On Saturday, January 11, 2020, Hannah Kahn Dance Company (HKDC) took over The Studio Loft at the Ellie Caulkins Theater of the Denver Performing Arts Complex for an evening of black box performance. For Beck and Call, choreographer Hannah Kahn reached into her 45-year-long oeuvre to present five works from 1974-2015 in addition to premiering a new work.
The evening began with the exuberant “More Dancing to Singing” from 1995, featuring iconic songs by The Beatles like “I’m Looking Through You,” “The Word,” and “Long, Long, Long.” The costumes, dresses with aprons, heightened the swinging-sixties feel of the piece with a subtle reference to utopian communes like Colorado’s own Drop City, founded by Denver artist Clark Richert along with three other artists and filmmakers. While joyful and jaunty, the work maintained moments of poetry with balletic movements and a strong sense of intimacy between individual dancers as well as with the audience.
Set to Vivaldi and rooted in elegant fluidity, the second piece, “Common Ground” from 1998, capitalized on lyricism while maximizing the space in sculptural ways. Kahn masterfully weaves her dancers in intricate patterns across the stage. It’s like watching a living, breathing polyhedron shape shift like some magic creature. The costumes, flowing dresses in red, orange, and pink, added a fiery presence to the stage.
Before “Beck and Call,” Kahn greeted the audience and gave a short talk to preface the premiere work. She described how “Beck and Call” was set to the first movement of a longer composition by Antonín Dvořák. While Kahn stated her work mostly remains non-narrative, she compared the song’s changes in mood and tempo to the shifts in a novel, saying they felt like narratives. The work began with the dancers sliding on their bellies, as if swimming or diving. At times the choreography leaned toward the acrobatic, with dancers climbing up one another or grasping their arms behind their backs. The close proximity of the audience to the dancers allowed for a more intimate and sensory experience: the heavy breathing of the dancers or the sound of their skin skidding across the Marley floor. These sounds beautifully matched the musicality of the song, as if a bodily orchestra had joined the instrumental one. As with much of Kahn’s work, “Beck and Call” made adept use of individual dancers and smaller groups with call-and-response choreography.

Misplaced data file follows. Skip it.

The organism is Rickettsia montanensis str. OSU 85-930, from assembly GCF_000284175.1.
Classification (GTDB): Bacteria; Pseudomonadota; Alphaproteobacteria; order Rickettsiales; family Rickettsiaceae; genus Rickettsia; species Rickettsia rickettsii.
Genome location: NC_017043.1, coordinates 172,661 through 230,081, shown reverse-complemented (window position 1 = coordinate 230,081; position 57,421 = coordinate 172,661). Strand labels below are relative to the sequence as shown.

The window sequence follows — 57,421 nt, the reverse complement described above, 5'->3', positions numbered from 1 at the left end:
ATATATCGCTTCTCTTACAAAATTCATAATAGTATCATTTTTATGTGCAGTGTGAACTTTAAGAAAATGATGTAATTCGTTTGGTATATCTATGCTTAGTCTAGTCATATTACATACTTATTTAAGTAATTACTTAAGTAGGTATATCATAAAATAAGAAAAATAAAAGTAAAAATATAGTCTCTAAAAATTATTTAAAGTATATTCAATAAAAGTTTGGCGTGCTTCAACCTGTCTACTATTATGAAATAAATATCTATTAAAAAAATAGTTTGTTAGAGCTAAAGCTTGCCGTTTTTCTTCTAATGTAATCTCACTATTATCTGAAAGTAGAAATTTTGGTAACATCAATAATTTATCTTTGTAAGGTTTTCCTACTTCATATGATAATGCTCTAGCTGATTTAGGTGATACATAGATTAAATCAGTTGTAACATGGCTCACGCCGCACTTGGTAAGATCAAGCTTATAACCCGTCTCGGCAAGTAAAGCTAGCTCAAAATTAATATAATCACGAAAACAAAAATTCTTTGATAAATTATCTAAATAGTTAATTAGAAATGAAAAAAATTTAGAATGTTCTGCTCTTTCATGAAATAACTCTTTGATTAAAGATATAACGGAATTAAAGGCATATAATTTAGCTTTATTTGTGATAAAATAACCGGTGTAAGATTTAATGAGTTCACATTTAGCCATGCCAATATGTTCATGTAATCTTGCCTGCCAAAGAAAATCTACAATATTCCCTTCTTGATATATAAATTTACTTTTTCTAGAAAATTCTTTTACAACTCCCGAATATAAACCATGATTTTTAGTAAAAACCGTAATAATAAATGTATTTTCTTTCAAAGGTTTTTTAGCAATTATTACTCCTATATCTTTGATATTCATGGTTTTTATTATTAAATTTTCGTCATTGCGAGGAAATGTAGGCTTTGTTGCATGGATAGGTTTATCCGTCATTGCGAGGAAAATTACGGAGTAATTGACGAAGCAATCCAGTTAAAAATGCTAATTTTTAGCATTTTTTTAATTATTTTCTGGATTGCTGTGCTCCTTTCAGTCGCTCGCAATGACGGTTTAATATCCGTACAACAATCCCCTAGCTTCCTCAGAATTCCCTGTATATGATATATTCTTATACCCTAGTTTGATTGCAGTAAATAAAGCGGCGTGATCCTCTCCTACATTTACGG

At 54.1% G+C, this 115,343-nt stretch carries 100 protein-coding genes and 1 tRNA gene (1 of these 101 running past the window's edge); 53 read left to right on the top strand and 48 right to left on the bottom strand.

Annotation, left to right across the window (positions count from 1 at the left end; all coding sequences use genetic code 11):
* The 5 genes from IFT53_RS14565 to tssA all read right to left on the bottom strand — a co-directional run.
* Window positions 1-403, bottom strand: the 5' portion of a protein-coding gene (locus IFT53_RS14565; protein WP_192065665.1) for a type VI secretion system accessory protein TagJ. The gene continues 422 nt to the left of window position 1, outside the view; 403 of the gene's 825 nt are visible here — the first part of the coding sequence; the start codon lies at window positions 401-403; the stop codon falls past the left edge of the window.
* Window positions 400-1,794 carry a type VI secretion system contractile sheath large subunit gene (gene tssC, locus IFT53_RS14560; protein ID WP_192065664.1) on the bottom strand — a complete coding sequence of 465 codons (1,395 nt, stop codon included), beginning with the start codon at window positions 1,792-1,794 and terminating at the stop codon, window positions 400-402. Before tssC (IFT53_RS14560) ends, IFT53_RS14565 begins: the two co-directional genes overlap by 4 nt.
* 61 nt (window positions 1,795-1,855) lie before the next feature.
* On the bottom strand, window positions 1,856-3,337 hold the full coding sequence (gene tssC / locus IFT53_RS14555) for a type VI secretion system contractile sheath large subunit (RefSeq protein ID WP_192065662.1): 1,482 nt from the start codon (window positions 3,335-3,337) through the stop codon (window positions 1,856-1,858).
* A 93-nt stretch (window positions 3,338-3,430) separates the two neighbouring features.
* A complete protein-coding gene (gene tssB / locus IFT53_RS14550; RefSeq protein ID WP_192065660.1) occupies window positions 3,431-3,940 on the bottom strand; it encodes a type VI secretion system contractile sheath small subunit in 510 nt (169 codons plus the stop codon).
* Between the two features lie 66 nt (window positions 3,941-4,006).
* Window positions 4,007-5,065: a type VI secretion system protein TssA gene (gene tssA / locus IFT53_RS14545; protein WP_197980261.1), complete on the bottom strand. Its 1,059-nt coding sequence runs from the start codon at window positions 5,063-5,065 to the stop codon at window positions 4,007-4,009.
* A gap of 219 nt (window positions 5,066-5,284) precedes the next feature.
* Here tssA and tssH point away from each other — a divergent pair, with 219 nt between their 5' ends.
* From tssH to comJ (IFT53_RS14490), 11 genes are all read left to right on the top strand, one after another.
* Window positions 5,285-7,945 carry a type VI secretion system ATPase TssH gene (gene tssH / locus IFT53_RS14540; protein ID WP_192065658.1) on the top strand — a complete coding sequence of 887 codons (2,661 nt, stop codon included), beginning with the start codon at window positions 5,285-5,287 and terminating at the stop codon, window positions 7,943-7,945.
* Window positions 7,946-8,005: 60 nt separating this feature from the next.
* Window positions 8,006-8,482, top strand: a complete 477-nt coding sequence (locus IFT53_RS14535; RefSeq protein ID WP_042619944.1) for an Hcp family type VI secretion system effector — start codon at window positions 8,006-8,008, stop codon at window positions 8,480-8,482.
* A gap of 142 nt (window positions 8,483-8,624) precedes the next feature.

The next piece, 2015’s “Fruition,” set to zingy music by Jean-Phillipe Viret, Time for Three, and Jean-Phillipe Goude, featured sultry and passionate choreography. One section had a trio essentially weaving itself across the stage with arms entwined and legs swooping around in a mesmerizing and almost M.C. Escher-like pattern.
“Spill/Quell,” set to a jazzy piano by Bill Evans and Jim Hall, began with the lanky, tip-toey cadence of a puppet with several unpredictable, slightly goofy starts and stops by a trio of dancers. Rogue body parts seemed to zip here or there in a zany kind of play. The second song featured a duet and a more fluid beginning that morphed into the pained frenzy of a frustrated child.
The final work, 2007’s “Infusion,” ended the evening on a high note both literally and figuratively. The work combined songs from multiple genres such as blues, gospel, samba and Irish step for a high energy crescendo complete with flourishes and dynamism. The costumes, guazey greens, blues, teals, and purples, created a fertile lushness that the music and movement emphasized. With the entire company on stage, the piece felt like an homage or tribute to Mother Nature due to its celebratory quality. The two lifts at the end acted as double exclamation points to the evening’s performance.
HKDC gave an entertaining, emotionally charged, and varied performance with Beck and Call. However, at least one-third to one-half of the audience couldn’t fully see it due to the seating layout. As the performance went on, I realized how much of the choreographer’s intricacy and intelligence the audience was missing. This kind of seating layout does a disservice to the audience as well as to the dancers. Clear sightlines are an integral part of not only watching but understanding dance. I hope HKDC and The Loft can find a way to leverage the opportunities and overcome the challenges of black box performance next time.
Deanne Gertner A Colorado native, Deanne Gertner is a graduate from Regis University and the Vermont College of Fine Arts. She currently sits on the board of Lighthouse Writer’s Workshop and was previously involved with CultureHaus, the Denver Art Museum’s young professionals’ group. Her writing has appeared in DailyServing, Quaint Magazine, and Scintilla. She is currently at work on a collection of essays about family dynamics in addition to editing a newspaper/zine about happiness for Denver Theatre District’s Happy City project with U.K. artist Stuart Semple.